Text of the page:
Overhead (engineering)

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In engineering, some methods or components make special demands on the system. The extra design features necessary to accommodate these demands are called overhead. For instance, in electrical engineering, a particular integrated circuit might draw large current, requiring a robust power delivery circuit and a heat-dissipation mechanism.

Example[edit]

An example from software engineering is the encoding of information and data. The date and time "2011-07-12 07:18:47" can be expressed as Unix time with the 32-bit signed integer 1310447927, consuming only 4 bytes. Represented as ISO 8601 formatted UTF-8 encoded string 2011-07-12 07:18:47 the date would consume 19 bytes, a size overhead of 375% over the binary integer representation. As XML this date can be written as follows with an overhead of 218 characters, while adding the semantic context that it is a CHANGEDATE with index 1.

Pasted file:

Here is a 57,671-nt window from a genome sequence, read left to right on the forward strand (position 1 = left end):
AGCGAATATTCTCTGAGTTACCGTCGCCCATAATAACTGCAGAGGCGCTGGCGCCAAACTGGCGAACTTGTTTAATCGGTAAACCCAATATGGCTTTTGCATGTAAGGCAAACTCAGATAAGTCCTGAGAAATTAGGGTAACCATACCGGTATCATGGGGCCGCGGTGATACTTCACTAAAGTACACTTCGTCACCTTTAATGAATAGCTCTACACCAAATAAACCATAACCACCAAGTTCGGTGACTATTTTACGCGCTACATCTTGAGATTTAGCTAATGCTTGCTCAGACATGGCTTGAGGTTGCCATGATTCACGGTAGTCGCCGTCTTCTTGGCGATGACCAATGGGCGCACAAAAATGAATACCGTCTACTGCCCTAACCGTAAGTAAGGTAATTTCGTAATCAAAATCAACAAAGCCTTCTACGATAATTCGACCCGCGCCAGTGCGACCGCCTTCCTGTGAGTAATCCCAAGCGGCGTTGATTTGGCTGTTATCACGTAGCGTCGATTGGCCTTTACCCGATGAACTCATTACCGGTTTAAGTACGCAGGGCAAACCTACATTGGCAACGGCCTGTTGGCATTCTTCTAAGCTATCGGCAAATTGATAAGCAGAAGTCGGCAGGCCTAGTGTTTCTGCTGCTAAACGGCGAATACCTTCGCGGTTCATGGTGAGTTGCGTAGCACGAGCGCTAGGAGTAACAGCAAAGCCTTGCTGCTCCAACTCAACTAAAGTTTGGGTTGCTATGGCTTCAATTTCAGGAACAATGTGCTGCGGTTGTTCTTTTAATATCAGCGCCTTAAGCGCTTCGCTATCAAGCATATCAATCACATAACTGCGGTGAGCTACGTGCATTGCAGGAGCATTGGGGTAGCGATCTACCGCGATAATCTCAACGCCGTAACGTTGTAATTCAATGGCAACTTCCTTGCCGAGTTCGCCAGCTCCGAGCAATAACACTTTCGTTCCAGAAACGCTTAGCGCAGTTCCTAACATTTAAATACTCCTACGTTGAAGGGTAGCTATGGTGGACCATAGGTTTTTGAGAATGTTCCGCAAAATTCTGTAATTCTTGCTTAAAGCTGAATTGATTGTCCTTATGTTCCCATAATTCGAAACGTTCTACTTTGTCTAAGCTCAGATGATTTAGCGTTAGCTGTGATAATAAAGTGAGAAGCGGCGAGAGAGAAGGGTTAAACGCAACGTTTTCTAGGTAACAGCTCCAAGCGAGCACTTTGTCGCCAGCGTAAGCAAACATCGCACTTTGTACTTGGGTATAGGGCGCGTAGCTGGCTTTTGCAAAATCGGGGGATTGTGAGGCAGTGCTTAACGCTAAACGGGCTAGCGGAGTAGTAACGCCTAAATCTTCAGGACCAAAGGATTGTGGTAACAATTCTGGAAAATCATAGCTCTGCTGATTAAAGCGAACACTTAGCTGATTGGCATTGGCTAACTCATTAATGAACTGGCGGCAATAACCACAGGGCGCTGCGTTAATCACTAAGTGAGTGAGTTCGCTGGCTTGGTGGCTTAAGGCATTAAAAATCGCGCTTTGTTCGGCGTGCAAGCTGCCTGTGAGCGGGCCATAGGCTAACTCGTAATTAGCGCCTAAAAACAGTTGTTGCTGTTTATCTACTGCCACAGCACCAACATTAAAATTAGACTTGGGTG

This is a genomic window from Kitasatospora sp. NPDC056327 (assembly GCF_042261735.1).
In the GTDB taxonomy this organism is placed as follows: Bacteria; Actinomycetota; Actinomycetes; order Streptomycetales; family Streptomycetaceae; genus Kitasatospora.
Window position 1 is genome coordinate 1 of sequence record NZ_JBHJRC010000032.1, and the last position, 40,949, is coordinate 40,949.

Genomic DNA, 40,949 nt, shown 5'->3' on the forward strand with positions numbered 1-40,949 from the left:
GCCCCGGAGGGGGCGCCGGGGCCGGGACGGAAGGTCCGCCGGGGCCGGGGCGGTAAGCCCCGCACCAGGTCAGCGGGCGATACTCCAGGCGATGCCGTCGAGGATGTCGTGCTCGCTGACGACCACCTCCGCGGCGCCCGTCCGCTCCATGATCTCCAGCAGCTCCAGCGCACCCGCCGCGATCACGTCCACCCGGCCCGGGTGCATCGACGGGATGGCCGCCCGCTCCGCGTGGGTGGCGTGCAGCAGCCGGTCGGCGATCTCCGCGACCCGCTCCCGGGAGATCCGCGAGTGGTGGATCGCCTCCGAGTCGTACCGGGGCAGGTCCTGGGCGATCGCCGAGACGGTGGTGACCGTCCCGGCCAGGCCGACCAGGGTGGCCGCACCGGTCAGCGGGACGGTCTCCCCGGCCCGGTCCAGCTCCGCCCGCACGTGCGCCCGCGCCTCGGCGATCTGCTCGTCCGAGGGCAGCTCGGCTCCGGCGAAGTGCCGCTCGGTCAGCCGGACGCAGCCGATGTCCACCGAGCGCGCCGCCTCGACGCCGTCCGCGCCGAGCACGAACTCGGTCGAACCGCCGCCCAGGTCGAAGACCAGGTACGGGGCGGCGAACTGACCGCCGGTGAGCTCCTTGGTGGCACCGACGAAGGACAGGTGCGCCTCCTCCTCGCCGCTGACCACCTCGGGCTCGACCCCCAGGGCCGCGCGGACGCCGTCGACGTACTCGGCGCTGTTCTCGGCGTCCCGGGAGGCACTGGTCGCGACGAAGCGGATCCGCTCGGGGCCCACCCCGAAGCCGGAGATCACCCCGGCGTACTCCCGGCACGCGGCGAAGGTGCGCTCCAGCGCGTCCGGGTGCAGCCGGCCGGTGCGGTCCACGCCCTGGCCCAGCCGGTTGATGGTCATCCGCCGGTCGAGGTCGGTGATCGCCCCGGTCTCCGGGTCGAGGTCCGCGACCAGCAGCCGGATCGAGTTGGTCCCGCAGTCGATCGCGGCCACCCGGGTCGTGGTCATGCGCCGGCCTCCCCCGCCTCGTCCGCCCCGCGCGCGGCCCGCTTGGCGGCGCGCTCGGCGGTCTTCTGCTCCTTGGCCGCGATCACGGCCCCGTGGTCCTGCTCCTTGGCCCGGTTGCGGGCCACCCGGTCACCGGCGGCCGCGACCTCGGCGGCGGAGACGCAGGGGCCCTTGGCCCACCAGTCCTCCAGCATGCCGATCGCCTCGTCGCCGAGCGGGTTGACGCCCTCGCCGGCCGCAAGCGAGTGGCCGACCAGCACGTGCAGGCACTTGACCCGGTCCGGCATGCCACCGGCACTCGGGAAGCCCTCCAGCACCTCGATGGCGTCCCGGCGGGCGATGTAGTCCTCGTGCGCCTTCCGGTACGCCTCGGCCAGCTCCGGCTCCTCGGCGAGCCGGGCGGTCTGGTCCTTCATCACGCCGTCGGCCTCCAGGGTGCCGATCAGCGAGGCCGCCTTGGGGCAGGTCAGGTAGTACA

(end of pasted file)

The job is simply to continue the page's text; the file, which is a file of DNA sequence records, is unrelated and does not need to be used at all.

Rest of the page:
<?xml version="1.0" encoding="UTF-8"?>
<DATETIME qualifier="CHANGEDATE" index="1">
    <YEAR>2011</YEAR>
    <MONTH>07</MONTH>
    <DAY>12</DAY>
    <HOUR>07</HOUR>
    <MINUTE>18</MINUTE>
    <SECOND>47</SECOND>
</DATETIME>

The 349 bytes resulting from the UTF-8 encoded XML correspond to a size overhead of 8625% over the original integer representation.

See also[edit]